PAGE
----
The same day that five members of a Washington family were found dead at the bottom of a California cliff, a friend told authorities that days earlier, she’d received alarming 3 a.m. texts from one of the parents.
All eight members of the Hart family are presumed dead after their car plunged off a 100-foot cliff on the Pacific Coast Highway. Their SUV was found on March 26.
That day, friend Cheryl Hart — who is not related to the Hart family — called Clark County emergency dispatchers to report that she had received disturbing texts from Sarah Hart two days earlier but had since been unable to reach her friend, according to 911 records obtained by PEOPLE.
Cheryl Hart told dispatchers Sarah had texted her at 3 a.m. on March 24 saying that she was so sick she might have to go the hospital. After two days of not hearing back from Sarah and checking local hospitals, Cheryl Hart called Washington authorities to request a welfare check on the family, according to a recording of the phone call.
“Nobody has been able to get a hold of her, talk to her or seen her since since that text message or her wife, which is Jen,” Cheryl Hart told the dispatcher. “So we’re just concerned.”
Hours later, California authorities discovered five of the eight members of the Hart family — parents Jennifer and Sarah and three of their children — dead.
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The remaining three members of the family: Devonte, 15, Hannah, 16, and Sierra Hart, 12, remain unaccounted for and are feared dead.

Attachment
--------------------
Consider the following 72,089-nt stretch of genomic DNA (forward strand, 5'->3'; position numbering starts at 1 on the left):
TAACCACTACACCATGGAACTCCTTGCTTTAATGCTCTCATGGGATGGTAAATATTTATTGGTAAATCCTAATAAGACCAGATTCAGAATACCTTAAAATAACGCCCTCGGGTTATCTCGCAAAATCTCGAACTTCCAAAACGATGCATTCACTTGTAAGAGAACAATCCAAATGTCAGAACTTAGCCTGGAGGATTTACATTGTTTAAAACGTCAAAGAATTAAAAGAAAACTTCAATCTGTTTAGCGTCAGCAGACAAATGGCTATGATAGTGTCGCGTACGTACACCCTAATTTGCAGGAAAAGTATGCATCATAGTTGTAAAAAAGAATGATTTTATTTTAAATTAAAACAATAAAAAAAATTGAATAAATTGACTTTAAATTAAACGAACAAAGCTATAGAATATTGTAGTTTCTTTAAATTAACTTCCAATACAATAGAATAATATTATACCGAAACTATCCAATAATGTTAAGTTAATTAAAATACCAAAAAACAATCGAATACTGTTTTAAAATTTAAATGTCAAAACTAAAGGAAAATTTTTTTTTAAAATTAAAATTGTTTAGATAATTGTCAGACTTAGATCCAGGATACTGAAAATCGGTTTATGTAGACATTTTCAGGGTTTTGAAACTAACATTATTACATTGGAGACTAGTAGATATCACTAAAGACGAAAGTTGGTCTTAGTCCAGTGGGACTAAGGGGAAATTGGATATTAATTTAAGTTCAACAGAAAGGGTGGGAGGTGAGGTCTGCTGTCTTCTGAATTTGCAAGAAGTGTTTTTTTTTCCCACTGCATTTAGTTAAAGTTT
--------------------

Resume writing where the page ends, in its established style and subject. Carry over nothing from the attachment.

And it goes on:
On Saturday, authorities recovered a body that “appears to be that of an African American Female but the age and a positive identity could not be determined,” according to a press release from the Mendocino County Sheriff’s Office.
The sheriff investigating the crash has said it was no accident— it was a crime.
“I’m to the point where I no longer am calling this an accident; I’m calling it a crime,” Mendocino County Sheriff Tom Allman said during an appearance on HLN’s Crime & Justice with Ashleigh Banfield.
Previously, California authorities said information pulled from the vehicle’s software indicated it may have been purposefully driven off the cliff.
Capt. Greg Baarts with the California Highway Patrol’s Northern Division said the Harts’ SUV was stopped at a flat, dirt pull-off area before it sped off the steep rocky face and plunged down toward the water.
Baarts also cited the lack of skid marks near the cliff’s edge — indicating that the vehicle did not attempt to brake.
The family had a history of child abuse: Records previously obtained by PEOPLE show that while the family lived in Minnesota before moving to Oregon, Sarah pleaded guilty to domestic assault after hitting daughter Abigail, then 6.
During police questioning, Sarah admitted to letting her “anger get out of control” and to spanking Abigail, according to the criminal complaint against the mother. But according to the Oregonian, Abigail said it was actually Jennifer who hit her.
Three days before the crash was reported, Washington State Department of Social and Health Services received a call reporting that the six Hart children appeared to be “potential victims of alleged abuse or neglect,” Norah West, the department’s spokeswoman, previously told PEOPLE.